Alexander v. Wynn et al

Filing 35

ORDER granting 27 Motion for Leave to File Second Amended Complaint; denying 31 Motion to Strike; granting the Motion to File a Substitute Exhibit B (Doc. 32 ). The Clerk of the Court shall file the lodged pleading (Doc. 28 ) as a Second Amended Complaint. Signed by Judge Cindy K Jorgenson on 1/23/12.(KAH)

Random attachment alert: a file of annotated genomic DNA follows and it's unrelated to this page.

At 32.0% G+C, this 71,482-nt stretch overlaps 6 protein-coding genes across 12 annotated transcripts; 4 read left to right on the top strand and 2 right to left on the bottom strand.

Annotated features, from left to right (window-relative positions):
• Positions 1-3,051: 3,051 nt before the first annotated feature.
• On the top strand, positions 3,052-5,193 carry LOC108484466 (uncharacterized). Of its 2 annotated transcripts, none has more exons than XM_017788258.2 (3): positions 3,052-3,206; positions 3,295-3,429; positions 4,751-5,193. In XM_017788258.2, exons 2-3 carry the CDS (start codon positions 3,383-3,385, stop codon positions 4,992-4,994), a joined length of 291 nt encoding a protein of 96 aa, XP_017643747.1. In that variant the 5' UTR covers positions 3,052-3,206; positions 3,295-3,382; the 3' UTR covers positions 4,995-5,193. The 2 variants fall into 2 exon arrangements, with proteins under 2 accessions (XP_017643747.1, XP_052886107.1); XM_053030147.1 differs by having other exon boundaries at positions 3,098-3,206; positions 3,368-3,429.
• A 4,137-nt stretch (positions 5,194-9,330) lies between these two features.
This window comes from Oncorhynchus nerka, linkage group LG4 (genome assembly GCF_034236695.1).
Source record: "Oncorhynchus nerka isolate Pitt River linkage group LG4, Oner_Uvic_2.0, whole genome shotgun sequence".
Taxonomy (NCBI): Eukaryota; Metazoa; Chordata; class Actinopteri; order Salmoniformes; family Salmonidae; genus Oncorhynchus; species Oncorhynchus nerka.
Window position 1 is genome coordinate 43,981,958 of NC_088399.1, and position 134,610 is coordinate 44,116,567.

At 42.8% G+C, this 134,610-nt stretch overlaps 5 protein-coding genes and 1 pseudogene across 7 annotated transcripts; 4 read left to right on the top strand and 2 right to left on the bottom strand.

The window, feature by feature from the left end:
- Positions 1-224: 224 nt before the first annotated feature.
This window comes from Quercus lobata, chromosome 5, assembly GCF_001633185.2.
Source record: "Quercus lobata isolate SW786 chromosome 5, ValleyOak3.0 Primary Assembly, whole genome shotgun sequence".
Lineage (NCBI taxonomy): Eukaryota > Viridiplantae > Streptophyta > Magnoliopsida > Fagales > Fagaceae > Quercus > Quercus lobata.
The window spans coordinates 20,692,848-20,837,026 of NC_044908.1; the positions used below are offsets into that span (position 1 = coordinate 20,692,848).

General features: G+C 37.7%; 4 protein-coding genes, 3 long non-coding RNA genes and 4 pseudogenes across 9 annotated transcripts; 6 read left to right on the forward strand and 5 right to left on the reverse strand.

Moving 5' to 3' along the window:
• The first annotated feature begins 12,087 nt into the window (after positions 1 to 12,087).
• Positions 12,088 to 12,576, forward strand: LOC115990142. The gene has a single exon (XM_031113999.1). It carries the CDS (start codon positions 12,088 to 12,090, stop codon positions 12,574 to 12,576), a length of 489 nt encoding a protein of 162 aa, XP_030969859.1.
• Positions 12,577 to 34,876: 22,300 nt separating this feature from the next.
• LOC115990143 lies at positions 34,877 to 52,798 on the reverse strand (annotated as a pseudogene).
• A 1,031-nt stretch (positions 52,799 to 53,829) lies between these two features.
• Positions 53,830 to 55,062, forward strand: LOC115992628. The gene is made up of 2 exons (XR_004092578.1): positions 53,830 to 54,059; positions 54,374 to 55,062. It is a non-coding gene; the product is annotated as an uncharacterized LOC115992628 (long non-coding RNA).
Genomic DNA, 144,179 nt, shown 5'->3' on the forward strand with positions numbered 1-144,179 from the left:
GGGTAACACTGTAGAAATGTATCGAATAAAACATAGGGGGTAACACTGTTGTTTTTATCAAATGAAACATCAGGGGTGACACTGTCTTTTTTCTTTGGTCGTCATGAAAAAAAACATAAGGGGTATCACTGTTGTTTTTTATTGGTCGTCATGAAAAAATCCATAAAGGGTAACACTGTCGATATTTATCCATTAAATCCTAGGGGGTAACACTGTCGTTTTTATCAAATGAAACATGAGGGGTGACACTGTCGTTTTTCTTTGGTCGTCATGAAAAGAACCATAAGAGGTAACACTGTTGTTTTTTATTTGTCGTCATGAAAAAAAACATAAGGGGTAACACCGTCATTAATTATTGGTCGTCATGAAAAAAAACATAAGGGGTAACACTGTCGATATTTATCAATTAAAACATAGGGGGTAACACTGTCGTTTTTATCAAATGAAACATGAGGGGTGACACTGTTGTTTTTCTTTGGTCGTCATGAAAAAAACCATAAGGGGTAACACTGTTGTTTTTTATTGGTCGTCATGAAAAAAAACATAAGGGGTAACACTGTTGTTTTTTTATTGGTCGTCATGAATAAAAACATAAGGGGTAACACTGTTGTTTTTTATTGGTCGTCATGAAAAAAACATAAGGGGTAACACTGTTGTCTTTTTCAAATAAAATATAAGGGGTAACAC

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1 WO 2 3 4 5 6 7 8 IN THE UNITED STATES DISTRICT COURT 9 FOR THE DISTRICT OF ARIZONA 10 EMRYS JULIAN ALEXANDER, Plaintiff, 11 12 vs. 13 LOUIS WINN, et al., 14 Defendants. 15 ) ) ) ) ) ) ) ) ) ) ) ) No. CV 10-724-TUC-CKJ ORDER 16 17 Pending before the Court is Plaintiff’s Motion for Leave to File Second Amended 18 Complaint (Rule 15) (Doc. 27). Plaintiff has submitted a Second Amended Complaint and 19 Supplemental Pleading which the Clerk of the Court has lodged (Doc. 28). Defendant has 20 filed a response (Doc. 30). Also pending before the Court is Defendant’s Motion to Dismiss 21 or in the Alternative, for Summary Judgment (Doc. 17). A response and a reply have been 22 filed (Doc. 29 and 30). Additionally, a Motion to Strike (Doc. 31) and a Motion to File a 23 Substitute Exhibit B (Doc. 32) is pending before the Court. 24 25 Motion to Strike and Motion to File Substitute Exhibit B 26 Emrys Julian Alexander (“Alexander”) requests that all portions of the Statement of 27 Facts filed by Defendant Louis Winn, Jr. (“Defendant” or “Winn”) based upon Winn’s 28 Exhibit B, Declaration of Winn, be stricken because the Declaration is not signed. Winn 1 asserts that Alexander’s request is untimely, i.e., that Alexander was required to object in his 2 response or in separate statement of facts: 3 4 5 6 7 An objection to (and any argument regarding) the admissibility of evidence offered in support of or opposition to a motion must be presented in the objecting party’s responsive or reply memorandum and not in a separate motion to strike or other separate filing. If the underlying motion is a motion for summary judgment, an objection may be included in a party’s response to another party’s separate statement of material facts in lieu of (or in addition) to) including it in the party’s responsive memorandum, but any objection in the party’s response to the separate statement of material facts must be stated summarily without argument. Any response to an objection must be included in the responding party’s reply memorandum for the underlying motion and may not be presented in a separate responsive memorandum. 8 LRCiv. 7.2(m)(2). Furthermore, Winn has submitted a signed Declaration and asserts that, 9 because the content of the Declaration has not changed, Alexander is not prejudiced. 10 The Court agrees with Winn that Alexander’s objection is untimely, does not comply 11 with the Local Rule, and that Alexander is not prejudiced. The Court will deny the Motion 12 to Strike and grant the Motion to File Substitute Exhibit B. 13 14 Motion for Leave to File Second Amended Complaint 15 Alexander seeks leave to amend his complaint and/or submit a supplemental pleading.1 16 A “party may amend its pleading only with the opposing party's written consent or the court's 17 leave. The court should freely give leave when justice so requires.” Fed.R.Civ.P. 15(a)(2). 18 In determining whether an amended pleading should be permitted, “[f]ive factors are 19 frequently used to assess the propriety of a motion for leave to amend: (1) bad faith, (2) 20 undue delay, (3) prejudice to the opposing party, (4) futility of amendment; and (5) whether 21 Alexander has previously amended his complaint.” Allen v. City of Beverly Hills, 911 F.2d 22 367, 373 (9th Cir. 1990). 23 24 25 26 27 1 28 The Court notes Alexander filed a First Amended Complaint (Doc. 7) on January 18, 2011. See Fed.R.Civ.P. 15(a)(1) (amending once as a matter of course). -2- 1 In this case, Alexander’s proposed Second Amended Complaint (“SAC”) includes 2 some of the claims originally raised by Alexander.2 However, the nature of the SAC is 3 corrective and addresses problems of an insufficient statement of specific defendants in 4 relation to their independent participation in the allegations, as discussed in the March 3, 5 2011, Order. See Doc. 10. The Court does not find that Alexander has acted in bad faith. 6 The Court further finds that allowing the SAC would not cause undue delay. The 7 discovery process has not yet begun in this case (indeed, the Court has not yet issued a 8 Scheduling Order). The primary modification is the clarification of which defendants are 9 alleged to have committed which actions. This clarification does not cause undue delay and 10 will allow notice to be provided in a more efficient manner to those involved. 11 However, the Court finds that the one named Defendant in this case may be prejudiced 12 by the amendment. It is this consideration that carries the greatest weight. Eminence Capital, 13 LLC v. Aspeon, Inc., 316 F.3d 1048, 1052 (9th Cir. 2003). However, the Court is cognizant 14 that a final judgment in this case may preclude Alexander from raising claims against 15 additional defendants in a separate action. Allen v. McCurry, 449 U.S. 90, 94 (1980); see also 16 Fund for Animals v. Lujan, 962 F.2d 1391, 1398 (9th Cir.1992) (where lawsuits involve 17 government officers, privity exists between officers of the same governmental organization). 18 Additionally, the Court considers that “generally a party will not be deemed prejudiced by an 19 amended pleading if the amendment relates to the same conduct, transaction, or occurrence 20 alleged in the original pleading, or if the opposing party is otherwise aware of the facts 21 contained in the amended pleading.” 61A Am. Jur. 2d Pleading § 724, citations omitted. 22 As to whether the amendments are futile, the Court finds the SAC would be futile as 23 to the only named Defendant in this case. Indeed, the SAC does not include any new claims 24 or theories against Defendant Winn. However, the SAC includes additional allegations 25 regarding specific new defendants. 26 27 28 2 Although Alexander has not complied with LRCiv. 15.1, the Court finds it appropriate to review the proposed SAC in determining whether Alexander’s request should be granted. -3- 1 As pointed out by Defendant in his Motion to Dismiss or in the Alternative, Motion 2 for Summary Judgment, there is a strict standard to establish a deliberate indifference to 3 serious medical needs claim under the Eighth Amendment. Estelle v. Gamble, 429 U.S. 97, 4 102 (1976). A plaintiff must show (1) a “serious medical need” by demonstrating that failure 5 to treat the condition could result in further significant injury or the unnecessary and wanton 6 infliction of pain and (2) that the defendant's response was deliberately indifferent. Jett v. 7 Penner, 439 F.3d 1091, 1096 (9th Cir. 2006), citations omitted. 8 A “‘serious' medical need exists if the failure to treat a prisoner's condition could result 9 in further significant injury or the ‘unnecessary and wanton infliction of pain.’” McGuckin 10 v. Smith, 974 F.2d 1050, 1059 (9th Cir.1992), overruled on other grounds. Indications that 11 a prisoner has a serious need for medical treatment include the existence of an injury that a 12 reasonable doctor or patient would find important and worthy of comment or treatment, the 13 presence of a medical condition that significantly affects an individual's daily activities, or the 14 existence of chronic and substantial pain. McGuckin, 974 F.2d at 1059-60. Alexander’s SAC 15 includes allegations that meet these indicators. 16 To act with deliberate indifference, a prison official must both know of and disregard 17 an excessive risk to inmate health, the official must both be aware of facts from which the 18 inference could be drawn that a substantial risk of serious harm exists, and the official must 19 also draw the inference. Farmer v. Brennan, 511 U.S. 825, 837, 114 S.Ct. 1970, 128 L.Ed.2d 20 811 (1994). Deliberate indifference in this context may be shown by a purposeful act or 21 failure to respond to a prisoner's pain or possible medical need and harm caused by the 22 indifference. Jett, 439 F.3d at 1096. “‘Prison officials are deliberately indifferent to a 23 prisoner's serious medical needs when they deny, delay, or intentionally interfere with medical 24 treatment.’” Jackson v. McIntosh, 90 F.3d 330, 332 (9th Cir.1996), quotation omitted. 25 However, a delay in providing medical treatment does not constitute an Eighth Amendment 26 violation unless the delay was harmful. Hunt v. Dental Dep't, 865 F.2d 198, 200 (9th 27 Cir.1989), citation omitted. To establish deliberate indifference, a prisoner must show that 28 the delay led to further injury. See Hallett v. Morgan, 296 F.3d 732, 746 (9th Cir.2002). -4- 1 Here, Alexander has alleged that E.R. personnel recommended a different course of 2 treatment than that followed by the newly-named Defendants and that this resulted in further 3 injury – additional pain. The Court recognizes that “a mere ‘difference of medical opinion 4 . . . [is] insufficient, as a matter of law, to establish deliberate indifference.’” Toguchi v. 5 Chung, 391 F.3d 1051, 1058 (9th Cir.2004), citation omitted. Therefore, to prevail on a claim 6 involving choices between alternative courses of treatment, a prisoner must show that the 7 course of treatment the doctors chose was medically unacceptable in light of the 8 circumstances and that it was chosen in conscious disregard of an excessive risk to plaintiff's 9 health. Jackson, 90 F.3d at 332. The Court acknowledges that some claims/defendants may 10 not be viable in this case (e.g., lack of personal jurisdiction) and that a full presentation of the 11 claims may not establish that relief is appropriate. However, in light of the standards for 12 establishing a deliberate indifference claim, the Court cannot say that Alexander’s SAC in its 13 entirety is futile. After evaluating the five factors set out in Allen, the Court finds that the 14 Second Amended Complaint should be permitted. 15 16 Motion to Dismiss or in the Alternative, Motion for Summary Judgment 17 Alexander claims that, if the Court allows for the filing of the Second Amended 18 Complaint, Defendant’s Motion to Dismiss or in the Alternative, Motion for Summary 19 Judgment becomes moot and should be dismissed. Generally, an amended complaint 20 supersedes the original complaint and the original complaint is thereafter treated as non- 21 existent. Armstrong v. Davis, 275 F. 3d 849, n. 40 (9th Circ. 2001); Hal Roach Studios, Inc. 22 v. Richard Feiner & Co., 869 F.2d 1542, 1546 (9th Circ. 1989). However, where an amended 23 complaint does not cure the defect, a court may consider the motion to dismiss. See 24 Schwarzer, Tashima and Wagstaffe, Federal Procedure Before Trial, ¶ 9:262 (The Rutter 25 Group 2011) (“An amended complaint supersedes the prior complaint as a pleading . . . Thus, 26 the court will usually treat the motion to dismiss as mooted. It may, however, proceed with 27 the motion if the amendment does not cure the defect.”). As previously stated, Alexander’s 28 SAC does not present any new claims or theories as to Defendant Winn. The Court finds it -5- 1 appropriate to consider the Motion to Dismiss or in the Alternative, Motion for Summary 2 Judgment as to Defendant Winn; the Court will address the pending motion in a separate 3 order. 4 5 Accordingly, IT IS ORDERED: 6 1. 7 is GRANTED. 8 2. 9 The Motion for Leave to File Second Amended Complaint (Rule 15) (Doc. 27) The Clerk of the Court shall file the lodged pleading (Doc. 28) as a Second Amended Complaint. 10 3. The Motion to Strike (Doc. 31) is DENIED. 11 4. The Motion to File a Substitute Exhibit B (Doc. 32) is GRANTED. 12 DATED this 23rd day of January, 2012. 13 14 15 16 17 18 19 20 21 22 23 24 25 26 27 28 -6-